A new company called Roam is now making it easier than ever to be a digital nomad.
- They're creating a network of co-living places that you sign up to.
- Cost: $500 per week, $1800 per month
- Current locations: Madrid, Miami, Ubud in Bali
- Future locations: Buenos Aires, London
- By 2017, 8-10 locations around the world
- "Just managing my stuff and going back and forth between Airbnbs and housesitting became more cumbersome over time," says founder Bruno Haid.
- Haid hopes this new format will help alleviate the loneliness of showing up in a new city and culture, knowing no one.
- Residents each have their own private bedroom and bathroom + access to a coworking space and shared communal areas
- Like other co-living experiments, they also believe that it's possible to design better living space if parts of it are shared: instead of cramped, crappy kitchenettes in multiple studio apartments, for example, the same money can be pooled to make a chef-quality communal kitchen.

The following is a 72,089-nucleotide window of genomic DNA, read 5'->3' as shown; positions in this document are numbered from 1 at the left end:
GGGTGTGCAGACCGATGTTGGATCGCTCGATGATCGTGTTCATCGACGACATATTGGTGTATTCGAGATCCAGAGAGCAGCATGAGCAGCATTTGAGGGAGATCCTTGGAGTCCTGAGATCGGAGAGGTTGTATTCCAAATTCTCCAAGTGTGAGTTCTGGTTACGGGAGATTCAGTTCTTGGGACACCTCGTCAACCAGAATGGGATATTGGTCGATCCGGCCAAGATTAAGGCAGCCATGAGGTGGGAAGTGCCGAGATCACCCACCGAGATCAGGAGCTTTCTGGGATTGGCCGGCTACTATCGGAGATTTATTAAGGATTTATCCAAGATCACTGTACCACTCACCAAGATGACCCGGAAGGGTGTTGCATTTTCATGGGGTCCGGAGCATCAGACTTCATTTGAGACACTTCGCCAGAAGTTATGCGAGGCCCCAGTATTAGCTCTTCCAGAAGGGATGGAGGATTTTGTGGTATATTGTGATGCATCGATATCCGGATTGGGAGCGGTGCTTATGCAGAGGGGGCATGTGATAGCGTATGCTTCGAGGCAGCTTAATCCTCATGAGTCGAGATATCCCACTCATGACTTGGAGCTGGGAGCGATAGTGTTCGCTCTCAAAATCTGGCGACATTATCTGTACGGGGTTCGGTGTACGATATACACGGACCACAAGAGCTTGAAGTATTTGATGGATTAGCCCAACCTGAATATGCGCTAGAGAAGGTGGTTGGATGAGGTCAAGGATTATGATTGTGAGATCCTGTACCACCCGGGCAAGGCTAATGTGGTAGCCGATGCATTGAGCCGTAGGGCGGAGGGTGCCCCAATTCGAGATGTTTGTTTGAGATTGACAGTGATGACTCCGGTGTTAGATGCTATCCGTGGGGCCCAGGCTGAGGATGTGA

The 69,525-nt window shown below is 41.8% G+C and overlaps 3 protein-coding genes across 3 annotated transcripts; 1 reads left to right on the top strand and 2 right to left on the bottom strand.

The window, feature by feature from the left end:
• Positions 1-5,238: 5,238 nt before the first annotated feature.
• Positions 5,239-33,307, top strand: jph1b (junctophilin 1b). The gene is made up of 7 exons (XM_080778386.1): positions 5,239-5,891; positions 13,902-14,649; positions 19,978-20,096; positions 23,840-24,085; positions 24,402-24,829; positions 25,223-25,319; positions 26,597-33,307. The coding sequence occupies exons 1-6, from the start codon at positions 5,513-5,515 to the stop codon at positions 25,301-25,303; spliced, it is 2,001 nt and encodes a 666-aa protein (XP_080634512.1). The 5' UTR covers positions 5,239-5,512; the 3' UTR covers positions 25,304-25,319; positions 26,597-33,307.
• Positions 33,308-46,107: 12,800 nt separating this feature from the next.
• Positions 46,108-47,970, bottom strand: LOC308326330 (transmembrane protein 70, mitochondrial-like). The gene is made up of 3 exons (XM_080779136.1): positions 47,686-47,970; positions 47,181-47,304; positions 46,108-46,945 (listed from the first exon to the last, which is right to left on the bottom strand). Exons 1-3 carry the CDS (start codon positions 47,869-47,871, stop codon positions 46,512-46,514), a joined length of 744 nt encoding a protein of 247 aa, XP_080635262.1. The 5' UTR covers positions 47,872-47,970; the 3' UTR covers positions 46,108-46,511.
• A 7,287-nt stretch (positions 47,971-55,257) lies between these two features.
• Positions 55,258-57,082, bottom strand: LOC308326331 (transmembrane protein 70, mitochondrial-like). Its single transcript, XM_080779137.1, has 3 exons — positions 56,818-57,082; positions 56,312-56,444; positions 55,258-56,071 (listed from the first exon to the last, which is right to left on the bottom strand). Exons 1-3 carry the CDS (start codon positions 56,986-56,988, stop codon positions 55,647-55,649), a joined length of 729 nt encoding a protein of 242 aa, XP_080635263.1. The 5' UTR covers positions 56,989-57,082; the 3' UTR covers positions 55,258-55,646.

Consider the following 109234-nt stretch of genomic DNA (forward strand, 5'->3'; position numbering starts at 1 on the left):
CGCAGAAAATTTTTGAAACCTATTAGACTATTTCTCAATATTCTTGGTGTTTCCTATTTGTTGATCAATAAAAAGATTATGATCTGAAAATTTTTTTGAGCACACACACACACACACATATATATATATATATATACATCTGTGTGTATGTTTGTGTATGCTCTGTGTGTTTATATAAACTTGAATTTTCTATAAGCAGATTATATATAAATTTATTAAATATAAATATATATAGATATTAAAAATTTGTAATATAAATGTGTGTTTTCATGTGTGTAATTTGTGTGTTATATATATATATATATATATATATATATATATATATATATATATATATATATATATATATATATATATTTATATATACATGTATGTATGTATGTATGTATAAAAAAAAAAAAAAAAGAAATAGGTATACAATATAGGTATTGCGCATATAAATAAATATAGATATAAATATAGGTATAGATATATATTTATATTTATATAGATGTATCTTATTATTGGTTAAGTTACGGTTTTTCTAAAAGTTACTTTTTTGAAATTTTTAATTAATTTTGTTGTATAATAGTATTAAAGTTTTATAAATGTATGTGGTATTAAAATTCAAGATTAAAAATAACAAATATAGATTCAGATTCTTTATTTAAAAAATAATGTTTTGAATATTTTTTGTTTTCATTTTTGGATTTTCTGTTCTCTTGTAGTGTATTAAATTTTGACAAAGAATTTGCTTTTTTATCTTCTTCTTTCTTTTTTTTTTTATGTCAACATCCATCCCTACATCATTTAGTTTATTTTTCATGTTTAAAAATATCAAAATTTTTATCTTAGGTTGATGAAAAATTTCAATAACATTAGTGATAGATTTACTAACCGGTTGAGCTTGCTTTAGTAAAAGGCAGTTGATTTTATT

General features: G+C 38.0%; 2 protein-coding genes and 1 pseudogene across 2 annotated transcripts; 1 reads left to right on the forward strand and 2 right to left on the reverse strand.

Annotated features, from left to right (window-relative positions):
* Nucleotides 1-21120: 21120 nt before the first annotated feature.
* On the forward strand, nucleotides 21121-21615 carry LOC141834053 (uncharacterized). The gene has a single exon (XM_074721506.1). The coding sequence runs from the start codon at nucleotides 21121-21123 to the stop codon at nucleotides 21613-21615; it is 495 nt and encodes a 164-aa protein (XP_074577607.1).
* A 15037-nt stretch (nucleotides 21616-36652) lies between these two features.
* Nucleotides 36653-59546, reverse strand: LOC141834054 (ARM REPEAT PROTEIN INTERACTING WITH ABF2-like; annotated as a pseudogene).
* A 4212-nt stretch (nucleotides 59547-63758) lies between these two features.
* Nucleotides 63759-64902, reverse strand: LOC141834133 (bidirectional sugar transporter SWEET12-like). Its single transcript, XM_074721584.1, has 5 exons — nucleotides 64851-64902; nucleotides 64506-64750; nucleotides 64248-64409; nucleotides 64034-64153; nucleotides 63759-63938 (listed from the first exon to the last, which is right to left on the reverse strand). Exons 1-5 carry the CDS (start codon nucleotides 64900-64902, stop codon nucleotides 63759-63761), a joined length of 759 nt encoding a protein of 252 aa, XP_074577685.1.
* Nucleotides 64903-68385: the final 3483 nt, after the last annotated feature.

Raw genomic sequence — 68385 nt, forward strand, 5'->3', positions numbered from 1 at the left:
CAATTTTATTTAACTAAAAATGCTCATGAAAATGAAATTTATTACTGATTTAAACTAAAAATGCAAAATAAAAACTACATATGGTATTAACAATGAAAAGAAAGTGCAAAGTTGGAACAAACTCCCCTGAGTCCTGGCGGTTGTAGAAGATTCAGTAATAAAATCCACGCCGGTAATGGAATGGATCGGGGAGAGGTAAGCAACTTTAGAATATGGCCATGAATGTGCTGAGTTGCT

- Who's it for?
"it's not just for the young single freelancer," says Haid. "It's for the couple in their late 30s who are going to have kids and want to downsize for a year or two. Or the empty-nesters who say the kids are in college, let's travel the world for two or three years."
- There are 1.2 million people who have the income—and the ability to work remotely—who can live this way — Haid estimates
- The latest funding round Roam raised $3.4 million to expand to Buenos Aires and London.
For more, read Instead Of Renting An Apartment, Sign A Lease That Lets You Live Around The World on Fast Company's website.
Co-living? Sure. But we also think what sets this apart is its focus on lifestyle management and curation that you might see from a company like Soho House.